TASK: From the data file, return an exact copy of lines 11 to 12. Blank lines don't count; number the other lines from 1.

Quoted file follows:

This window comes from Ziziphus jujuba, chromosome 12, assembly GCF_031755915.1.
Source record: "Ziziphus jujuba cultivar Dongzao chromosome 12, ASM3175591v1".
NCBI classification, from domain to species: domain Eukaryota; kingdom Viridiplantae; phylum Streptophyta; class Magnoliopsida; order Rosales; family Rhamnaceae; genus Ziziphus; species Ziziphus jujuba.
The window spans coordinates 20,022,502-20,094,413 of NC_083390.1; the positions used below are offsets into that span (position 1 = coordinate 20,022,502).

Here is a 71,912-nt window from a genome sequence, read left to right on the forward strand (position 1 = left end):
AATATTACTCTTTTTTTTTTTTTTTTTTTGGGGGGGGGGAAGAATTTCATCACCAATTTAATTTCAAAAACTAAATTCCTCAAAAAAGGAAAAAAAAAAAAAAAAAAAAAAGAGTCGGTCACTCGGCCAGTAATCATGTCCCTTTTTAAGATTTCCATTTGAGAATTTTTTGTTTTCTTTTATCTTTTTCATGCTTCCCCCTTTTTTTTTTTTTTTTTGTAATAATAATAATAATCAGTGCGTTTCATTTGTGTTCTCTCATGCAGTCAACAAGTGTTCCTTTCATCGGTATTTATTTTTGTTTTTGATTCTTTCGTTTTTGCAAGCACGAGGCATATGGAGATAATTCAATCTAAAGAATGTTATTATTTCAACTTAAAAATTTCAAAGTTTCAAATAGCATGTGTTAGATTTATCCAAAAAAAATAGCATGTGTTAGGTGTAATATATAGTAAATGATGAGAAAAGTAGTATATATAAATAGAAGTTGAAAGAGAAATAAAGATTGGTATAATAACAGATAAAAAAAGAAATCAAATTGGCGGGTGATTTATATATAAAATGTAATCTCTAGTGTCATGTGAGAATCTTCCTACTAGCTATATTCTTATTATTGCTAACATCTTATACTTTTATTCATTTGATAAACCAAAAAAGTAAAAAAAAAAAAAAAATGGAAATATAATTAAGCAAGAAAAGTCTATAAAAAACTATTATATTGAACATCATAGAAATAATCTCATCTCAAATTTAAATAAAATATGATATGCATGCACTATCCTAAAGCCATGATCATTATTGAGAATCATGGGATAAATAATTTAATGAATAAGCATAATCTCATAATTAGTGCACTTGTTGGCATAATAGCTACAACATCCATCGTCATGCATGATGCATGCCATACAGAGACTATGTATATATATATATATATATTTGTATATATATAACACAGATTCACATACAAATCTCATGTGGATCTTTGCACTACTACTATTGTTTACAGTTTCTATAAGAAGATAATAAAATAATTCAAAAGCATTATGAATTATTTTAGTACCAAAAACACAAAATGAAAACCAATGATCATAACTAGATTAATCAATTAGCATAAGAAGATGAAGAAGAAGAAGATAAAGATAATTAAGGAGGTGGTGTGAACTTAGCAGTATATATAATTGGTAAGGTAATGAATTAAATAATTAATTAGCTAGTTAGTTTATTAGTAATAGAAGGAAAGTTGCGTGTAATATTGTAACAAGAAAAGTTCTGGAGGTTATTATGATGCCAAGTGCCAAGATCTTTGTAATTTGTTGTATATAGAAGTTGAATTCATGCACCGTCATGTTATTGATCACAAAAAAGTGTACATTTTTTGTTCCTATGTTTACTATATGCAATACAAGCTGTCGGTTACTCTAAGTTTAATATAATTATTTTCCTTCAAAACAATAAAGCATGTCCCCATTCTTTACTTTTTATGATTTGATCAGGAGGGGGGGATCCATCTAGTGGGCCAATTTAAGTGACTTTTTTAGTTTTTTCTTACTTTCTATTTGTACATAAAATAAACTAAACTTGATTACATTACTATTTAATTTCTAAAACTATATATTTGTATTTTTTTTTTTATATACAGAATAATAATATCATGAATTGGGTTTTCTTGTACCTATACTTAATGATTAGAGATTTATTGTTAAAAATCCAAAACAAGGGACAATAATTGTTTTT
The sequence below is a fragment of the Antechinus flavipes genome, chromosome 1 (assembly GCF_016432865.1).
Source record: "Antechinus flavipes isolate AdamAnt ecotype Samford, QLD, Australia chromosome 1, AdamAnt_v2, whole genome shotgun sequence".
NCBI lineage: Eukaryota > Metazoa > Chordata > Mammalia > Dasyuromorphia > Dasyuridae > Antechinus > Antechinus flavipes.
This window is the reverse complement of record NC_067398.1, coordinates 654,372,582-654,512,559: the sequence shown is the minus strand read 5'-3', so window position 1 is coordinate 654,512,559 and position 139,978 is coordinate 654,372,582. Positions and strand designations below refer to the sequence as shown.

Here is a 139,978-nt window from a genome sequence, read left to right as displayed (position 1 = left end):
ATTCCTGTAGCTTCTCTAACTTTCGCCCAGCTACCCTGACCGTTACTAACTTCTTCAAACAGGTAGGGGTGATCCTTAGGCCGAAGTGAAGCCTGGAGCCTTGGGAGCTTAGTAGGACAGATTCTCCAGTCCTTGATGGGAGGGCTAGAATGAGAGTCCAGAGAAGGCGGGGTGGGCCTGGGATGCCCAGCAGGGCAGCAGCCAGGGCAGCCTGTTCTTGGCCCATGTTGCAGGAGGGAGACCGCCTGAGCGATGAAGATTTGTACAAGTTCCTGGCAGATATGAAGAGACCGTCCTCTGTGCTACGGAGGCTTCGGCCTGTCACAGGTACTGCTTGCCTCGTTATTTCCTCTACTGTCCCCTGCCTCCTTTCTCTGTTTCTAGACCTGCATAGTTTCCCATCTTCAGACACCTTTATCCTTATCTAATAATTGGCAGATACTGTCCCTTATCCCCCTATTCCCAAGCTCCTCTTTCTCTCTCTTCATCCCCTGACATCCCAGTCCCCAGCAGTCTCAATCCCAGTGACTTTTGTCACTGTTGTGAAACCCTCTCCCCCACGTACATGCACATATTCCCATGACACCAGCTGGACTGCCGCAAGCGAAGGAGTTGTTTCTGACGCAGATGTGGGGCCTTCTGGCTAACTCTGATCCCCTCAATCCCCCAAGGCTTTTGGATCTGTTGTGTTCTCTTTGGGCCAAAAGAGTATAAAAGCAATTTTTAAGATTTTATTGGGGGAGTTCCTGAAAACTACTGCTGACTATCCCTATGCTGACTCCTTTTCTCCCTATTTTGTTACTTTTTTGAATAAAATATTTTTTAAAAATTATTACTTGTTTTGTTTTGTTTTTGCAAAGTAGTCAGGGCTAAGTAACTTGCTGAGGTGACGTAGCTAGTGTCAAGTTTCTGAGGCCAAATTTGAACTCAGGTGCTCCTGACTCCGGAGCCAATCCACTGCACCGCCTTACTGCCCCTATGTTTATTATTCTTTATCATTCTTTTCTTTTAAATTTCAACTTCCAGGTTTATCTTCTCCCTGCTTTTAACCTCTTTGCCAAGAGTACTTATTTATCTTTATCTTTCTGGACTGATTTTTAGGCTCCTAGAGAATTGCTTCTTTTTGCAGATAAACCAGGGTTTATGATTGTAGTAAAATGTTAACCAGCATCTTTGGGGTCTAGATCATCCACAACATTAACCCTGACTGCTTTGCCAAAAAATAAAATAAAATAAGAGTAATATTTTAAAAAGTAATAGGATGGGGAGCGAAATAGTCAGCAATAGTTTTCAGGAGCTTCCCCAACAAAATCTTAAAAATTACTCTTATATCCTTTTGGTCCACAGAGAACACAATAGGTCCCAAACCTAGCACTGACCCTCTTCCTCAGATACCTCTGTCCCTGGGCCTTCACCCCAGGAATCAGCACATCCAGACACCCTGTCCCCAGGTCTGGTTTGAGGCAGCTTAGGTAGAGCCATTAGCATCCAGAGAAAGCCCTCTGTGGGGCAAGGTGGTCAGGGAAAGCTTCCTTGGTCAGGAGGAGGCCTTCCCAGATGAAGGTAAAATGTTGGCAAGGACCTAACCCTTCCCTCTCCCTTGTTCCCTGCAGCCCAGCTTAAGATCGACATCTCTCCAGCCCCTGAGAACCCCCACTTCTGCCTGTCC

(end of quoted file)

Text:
Here is a 139,978-nt window from a genome sequence, read left to right as displayed (position 1 = left end):
ATTCCTGTAGCTTCTCTAACTTTCGCCCAGCTACCCTGACCGTTACTAACTTCTTCAAACAGGTAGGGGTGATCCTTAGGCCGAAGTGAAGCCTGGAGCCTTGGGAGCTTAGTAGGACAGATTCTCCAGTCCTTGATGGGAGGGCTAGAATGAGAGTCCAGAGAAGGCGGGGTGGGCCTGGGATGCCCAGCAGGGCAGCAGCCAGGGCAGCCTGTTCTTGGCCCATGTTGCAGGAGGGAGACCGCCTGAGCGATGAAGATTTGTACAAGTTCCTGGCAGATATGAAGAGACCGTCCTCTGTGCTACGGAGGCTTCGGCCTGTCACAGGTACTGCTTGCCTCGTTATTTCCTCTACTGTCCCCTGCCTCCTTTCTCTGTTTCTAGACCTGCATAGTTTCCCATCTTCAGACACCTTTATCCTTATCTAATAATTGGCAGATACTGTCCCTTATCCCCCTATTCCCAAGCTCCTCTTTCTCTCTCTTCATCCCCTGACATCCCAGTCCCCAGCAGTCTCAATCCCAGTGACTTTTGTCACTGTTGTGAAACCCTCTCCCCCACGTACATGCACATATTCCCATGACACCAGCTGGACTGCCGCAAGCGAAGGAGTTGTTTCTGACGCAGATGTGGGGCCTTCTGGCTAACTCTGATCCCCTCAATCCCCCAAGGCTTTTGGATCTGTTGTGTTCTCTTTGGGCCAAAAGAGTATAAAAGCAATTTTTAAGATTTTATTGGGGGAGTTCCTGAAAACTACTGCTGACTATCCCTATGCTGACTCCTTTTCTCCCTATTTTGTTACTTTTTTGAATAAAATATTTTTTAAAAATTATTACTTGTTTTGTTTTGTTTTTGCAAAGTAGTCAGGGCTAAGTAACTTGCTGAGGTGACGTAGCTAGTGTCAAGTTTCTGAGGCCAAATTTGAACTCAGGTGCTCCTGACTCCGGAGCCAATCCACTGCACCGCCTTACTGCCCCTATGTTTATTATTCTTTATCATTCTTTTCTTTTAAATTTCAACTTCCAGGTTTATCTTCTCCCTGCTTTTAACCTCTTTGCCAAGAGTACTTATTTATCTTTATCTTTCTGGACTGATTTTTAGGCTCCTAGAGAATTGCTTCTTTTTGCAGATAAACCAGGGTTTATGATTGTAGTAAAATGTTAACCAGCATCTTTGGGGTCTAGATCATCCACAACATTAACCCTGACTGCTTTGCCAAAAAATAAAATAAAATAAGAGTAATATTTTAAAAAGTAATAGGATGGGGAGCGAAATAGTCAGCAATAGTTTTCAGGAGCTTCCCCAACAAAATCTTAAAAATTACTCTTATATCCTTTTGGTCCACAGAGAACACAATAGGTCCCAAACCTAGCACTGACCCTCTTCCTCAGATACCTCTGTCCCTGGGCCTTCACCCCAGGAATCAGCACATCCAGACACCCTGTCCCCAGGTCTGGTTTGAGGCAGCTTAGGTAGAGCCATTAGCATCCAGAGAAAGCCCTCTGTGGGGCAAGGTGGTCAGGGAAAGCTTCCTTGGTCAGGAGGAGGCCTTCCCAGATGAAGGTAAAATGTTGGCAAGGACCTAACCCTTCCCTCTCCCTTGTTCCCTGCAGCCCAGCTTAAGATCGACATCTCTCCAGCCCCTGAGAACCCCCACTTCTGCCTGTCC